For many of us, that statement flirted too dangerously with the idea of shlilat ha-golah, the negation of the Diaspora — the idea that Jews living outside of Israel, and the Judaism that exists outside of Israel, is problematic or even useless.
Shlilat ha-golah is Zionism’s dark side of the Force. On the very face of it, it is arrogant. It forces Diaspora Jews into a defensive posture.
And so it came to pass that a bunch of us — a group of Reform Zionist thinkers and activists — called him on this idea.
Really. As in: called him on the phone for a conference call.
“Call me Bulli!” he insisted. (This is Israel; every public figure has a childhood nickname that seems to have stuck).
He defended and clarified his idea. It wasn’t, he said, that he was devaluing the Judaism of the Diaspora. Hardly. He affirmed that the Diaspora has always been a part of Jewish life, and always would be.
But, what he was saying is that there is a dimension to Israeli Jewishness, and Judaism, that is unrivaled anywhere.
For me, Jewish values are not located in a fancy spice box that is only opened to release its pleasing fragrance on Shabbat and holidays, but in the daily reality of dozens of problems through which Jewish values are shaped and defined, for better or worse. A religious Israeli Jew also deals with a depth and breadth of life issues that is incomparably larger and more substantial than those with which his religious counterpart in New York or Antwerp must contend… (quoted in Gil Troy, The Zionist Ideas)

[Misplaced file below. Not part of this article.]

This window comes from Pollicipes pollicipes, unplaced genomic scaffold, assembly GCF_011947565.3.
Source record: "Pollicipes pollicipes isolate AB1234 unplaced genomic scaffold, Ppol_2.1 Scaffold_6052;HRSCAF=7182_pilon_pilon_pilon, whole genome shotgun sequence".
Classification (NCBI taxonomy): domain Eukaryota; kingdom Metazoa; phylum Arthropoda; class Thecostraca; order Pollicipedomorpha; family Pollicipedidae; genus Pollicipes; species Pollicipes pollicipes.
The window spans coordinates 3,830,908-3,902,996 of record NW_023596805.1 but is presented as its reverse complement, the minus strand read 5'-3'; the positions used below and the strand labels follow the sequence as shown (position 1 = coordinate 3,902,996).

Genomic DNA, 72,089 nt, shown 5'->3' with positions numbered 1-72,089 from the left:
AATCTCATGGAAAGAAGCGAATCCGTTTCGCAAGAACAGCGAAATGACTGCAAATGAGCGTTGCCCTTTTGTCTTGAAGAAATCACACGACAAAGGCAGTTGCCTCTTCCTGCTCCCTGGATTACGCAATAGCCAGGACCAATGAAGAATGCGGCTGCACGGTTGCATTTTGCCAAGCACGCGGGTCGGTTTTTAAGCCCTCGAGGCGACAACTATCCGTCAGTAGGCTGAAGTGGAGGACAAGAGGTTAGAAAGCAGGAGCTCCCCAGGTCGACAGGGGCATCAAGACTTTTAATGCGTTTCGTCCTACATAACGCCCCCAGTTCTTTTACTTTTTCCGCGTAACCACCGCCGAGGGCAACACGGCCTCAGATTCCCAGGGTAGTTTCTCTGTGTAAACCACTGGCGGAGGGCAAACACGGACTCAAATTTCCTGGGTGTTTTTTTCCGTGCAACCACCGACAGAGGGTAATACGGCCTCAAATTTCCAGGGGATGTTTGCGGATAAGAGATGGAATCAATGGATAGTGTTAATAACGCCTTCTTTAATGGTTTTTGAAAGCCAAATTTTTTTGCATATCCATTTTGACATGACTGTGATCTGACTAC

In that sense, Yehoshua was right. Israel provides a total Jewish society, in which Jewish symbols, observances, and meanings permeate every day life in a way that is unthinkable anywhere else in the world. I shall never forget arriving in Israel on Purim, and seeing the customs agents and the baggage handlers in costume. Or, wandering through a major department store, and seeing boys suits advertised as “l’bar mitzvah” — appropriate for bar mitzvah.
But, more than that: Zionism expanded and extended the boundaries of Judaism beyond the merely “religious” and “ritualistic.” Israel would became the veritable laboratory for Jewish ideas and Jewish texts, and would force those ideas and texts to confront not only the kashrut of food, but of warfare and of public policy.